Lourdes offers digital pilgrimage as shrine struggles without pilgrims
The statue of Our Lady of Lourdes in the grotto in the French shrine. VATICAN MEDIA
By Courtney Mares
Catholic News Agency
July 15, 2020
ROME— As global coronavirus cases have surpassed 13 million, Lourdes is offering a digital pilgrimage this week to pray for the sick on the anniversary of its final Marian apparition.
The Marian shrine will livestream the rosary in 10 languages, Mass for multiple time zones, and a procession with the relics of St. Bernadette July 16.
Lourdes has been known as a sanctuary for the sick for more than a century. The shrine contains a spring which is said to have miraculous healing properties.
July 16 marks the 18th and final apparition at the Lourdes’ grotto in 1858. St. Bernadette said of the event: “I saw only the Virgin. I have never seen her so beautiful.”
After months without pilgrims, the sanctuary is facing a forecasted loss of $9 million and is struggling to preserve the jobs of its 320 employees, who have already shortened their hours.
Mgr. Olivier Ribadeau Dumas, rector of the Sanctuary of Our Lady of Lourdes, launched an appeal upon the shrine’s reopening.
“For 162 years, Lourdes has been a place of friendship centered on the poor and sick, an unparalleled school of life, service and prayer. It is a spiritual jewel that never ceases to give meaning and hope to our lives,” he said.
“The resources of the sanctuary are reliant on the pilgrims who visit the site. Without them, without their offerings and donations, Lourdes cannot exist. The sanctuary was hit by these economic difficulties just after it had returned to financial equilibrium.”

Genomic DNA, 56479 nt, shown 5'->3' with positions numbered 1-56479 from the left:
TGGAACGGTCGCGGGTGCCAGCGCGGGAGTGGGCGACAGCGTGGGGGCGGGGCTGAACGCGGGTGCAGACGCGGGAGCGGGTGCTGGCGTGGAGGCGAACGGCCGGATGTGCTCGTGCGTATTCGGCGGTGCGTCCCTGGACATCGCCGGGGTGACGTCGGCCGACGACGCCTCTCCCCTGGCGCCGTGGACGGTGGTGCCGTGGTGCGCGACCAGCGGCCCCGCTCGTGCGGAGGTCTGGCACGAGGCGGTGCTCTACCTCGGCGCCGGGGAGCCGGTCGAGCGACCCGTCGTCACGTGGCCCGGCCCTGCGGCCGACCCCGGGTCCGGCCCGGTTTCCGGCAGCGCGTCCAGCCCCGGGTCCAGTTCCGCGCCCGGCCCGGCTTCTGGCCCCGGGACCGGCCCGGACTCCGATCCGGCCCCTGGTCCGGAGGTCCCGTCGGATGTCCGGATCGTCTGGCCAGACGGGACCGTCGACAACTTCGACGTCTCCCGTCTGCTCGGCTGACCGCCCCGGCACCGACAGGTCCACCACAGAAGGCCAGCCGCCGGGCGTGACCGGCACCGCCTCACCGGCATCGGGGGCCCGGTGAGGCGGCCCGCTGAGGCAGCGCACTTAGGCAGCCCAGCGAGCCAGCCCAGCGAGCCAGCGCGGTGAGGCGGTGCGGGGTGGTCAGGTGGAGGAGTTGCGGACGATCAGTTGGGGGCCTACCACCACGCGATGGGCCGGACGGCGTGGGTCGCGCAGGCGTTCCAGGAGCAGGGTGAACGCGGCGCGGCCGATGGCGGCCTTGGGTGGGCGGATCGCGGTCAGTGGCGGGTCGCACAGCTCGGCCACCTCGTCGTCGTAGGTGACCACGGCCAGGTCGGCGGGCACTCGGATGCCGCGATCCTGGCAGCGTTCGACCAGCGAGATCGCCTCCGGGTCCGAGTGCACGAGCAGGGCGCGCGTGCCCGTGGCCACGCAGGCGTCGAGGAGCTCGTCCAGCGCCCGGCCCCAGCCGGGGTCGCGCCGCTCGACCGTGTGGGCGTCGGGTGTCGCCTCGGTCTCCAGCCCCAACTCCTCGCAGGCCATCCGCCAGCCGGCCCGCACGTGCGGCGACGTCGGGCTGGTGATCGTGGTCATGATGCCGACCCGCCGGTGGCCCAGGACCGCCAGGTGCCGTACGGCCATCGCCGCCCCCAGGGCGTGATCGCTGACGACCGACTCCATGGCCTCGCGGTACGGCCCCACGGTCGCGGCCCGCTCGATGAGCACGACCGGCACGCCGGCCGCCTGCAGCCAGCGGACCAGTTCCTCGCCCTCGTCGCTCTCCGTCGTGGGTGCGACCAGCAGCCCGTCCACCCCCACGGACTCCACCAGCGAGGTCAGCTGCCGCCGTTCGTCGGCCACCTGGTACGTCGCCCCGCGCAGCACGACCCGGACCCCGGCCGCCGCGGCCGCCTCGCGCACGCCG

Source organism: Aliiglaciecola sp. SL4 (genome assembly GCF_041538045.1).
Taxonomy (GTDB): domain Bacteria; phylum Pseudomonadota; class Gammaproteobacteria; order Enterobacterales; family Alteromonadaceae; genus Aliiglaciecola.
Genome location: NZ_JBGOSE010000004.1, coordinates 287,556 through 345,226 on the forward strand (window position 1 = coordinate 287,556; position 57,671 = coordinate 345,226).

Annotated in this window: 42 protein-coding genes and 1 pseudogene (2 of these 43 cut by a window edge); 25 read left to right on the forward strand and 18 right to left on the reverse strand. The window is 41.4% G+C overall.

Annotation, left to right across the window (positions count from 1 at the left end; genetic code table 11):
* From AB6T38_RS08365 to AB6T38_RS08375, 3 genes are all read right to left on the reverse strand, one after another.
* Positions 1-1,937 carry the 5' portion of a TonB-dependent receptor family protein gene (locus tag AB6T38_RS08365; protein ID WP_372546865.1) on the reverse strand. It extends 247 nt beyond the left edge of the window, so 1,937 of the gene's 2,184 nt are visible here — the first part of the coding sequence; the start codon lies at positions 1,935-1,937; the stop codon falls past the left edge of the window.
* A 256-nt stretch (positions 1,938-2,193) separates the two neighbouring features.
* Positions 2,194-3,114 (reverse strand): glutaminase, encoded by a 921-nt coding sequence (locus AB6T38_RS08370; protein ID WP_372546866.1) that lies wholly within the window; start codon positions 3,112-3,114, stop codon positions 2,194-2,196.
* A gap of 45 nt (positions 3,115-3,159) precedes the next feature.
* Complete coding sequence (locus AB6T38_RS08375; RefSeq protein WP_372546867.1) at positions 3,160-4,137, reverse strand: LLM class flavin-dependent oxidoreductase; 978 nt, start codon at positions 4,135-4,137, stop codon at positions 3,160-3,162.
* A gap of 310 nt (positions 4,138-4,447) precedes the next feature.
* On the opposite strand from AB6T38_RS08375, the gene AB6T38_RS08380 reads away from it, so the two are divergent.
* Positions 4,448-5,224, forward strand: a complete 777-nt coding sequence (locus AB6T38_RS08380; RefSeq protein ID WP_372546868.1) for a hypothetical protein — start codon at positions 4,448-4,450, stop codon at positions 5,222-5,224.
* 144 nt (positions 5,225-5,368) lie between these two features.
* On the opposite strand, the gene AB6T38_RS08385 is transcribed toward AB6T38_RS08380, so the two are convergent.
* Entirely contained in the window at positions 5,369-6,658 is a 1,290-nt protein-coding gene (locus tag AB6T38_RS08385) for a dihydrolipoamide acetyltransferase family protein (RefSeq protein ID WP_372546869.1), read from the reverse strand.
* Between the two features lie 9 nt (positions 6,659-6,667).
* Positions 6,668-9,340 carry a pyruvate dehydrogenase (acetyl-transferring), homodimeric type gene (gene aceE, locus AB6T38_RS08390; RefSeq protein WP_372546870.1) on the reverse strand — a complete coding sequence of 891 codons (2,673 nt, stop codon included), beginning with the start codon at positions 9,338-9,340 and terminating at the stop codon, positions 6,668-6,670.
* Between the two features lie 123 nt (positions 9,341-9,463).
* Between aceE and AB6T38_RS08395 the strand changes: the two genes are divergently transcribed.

“It is therefore a real call for help that the sanctuary is sending out to all those who love Lourdes and who consider this place to be part of our spiritual heritage.”
The Lourdes sanctuary typically receives three million international pilgrims and visitors each year, including more than 50,000 sick and disabled people. All pilgrimages were canceled during the two months that the Marian shrine was closed and safety measures and travel restrictions have limited the number of people able to visit this summer.
“The countless testimonies and prayer intentions that have come to us confirm that the role of this sanctuary is to be a beating heart of prayer for the world and with the world,” Dumas said.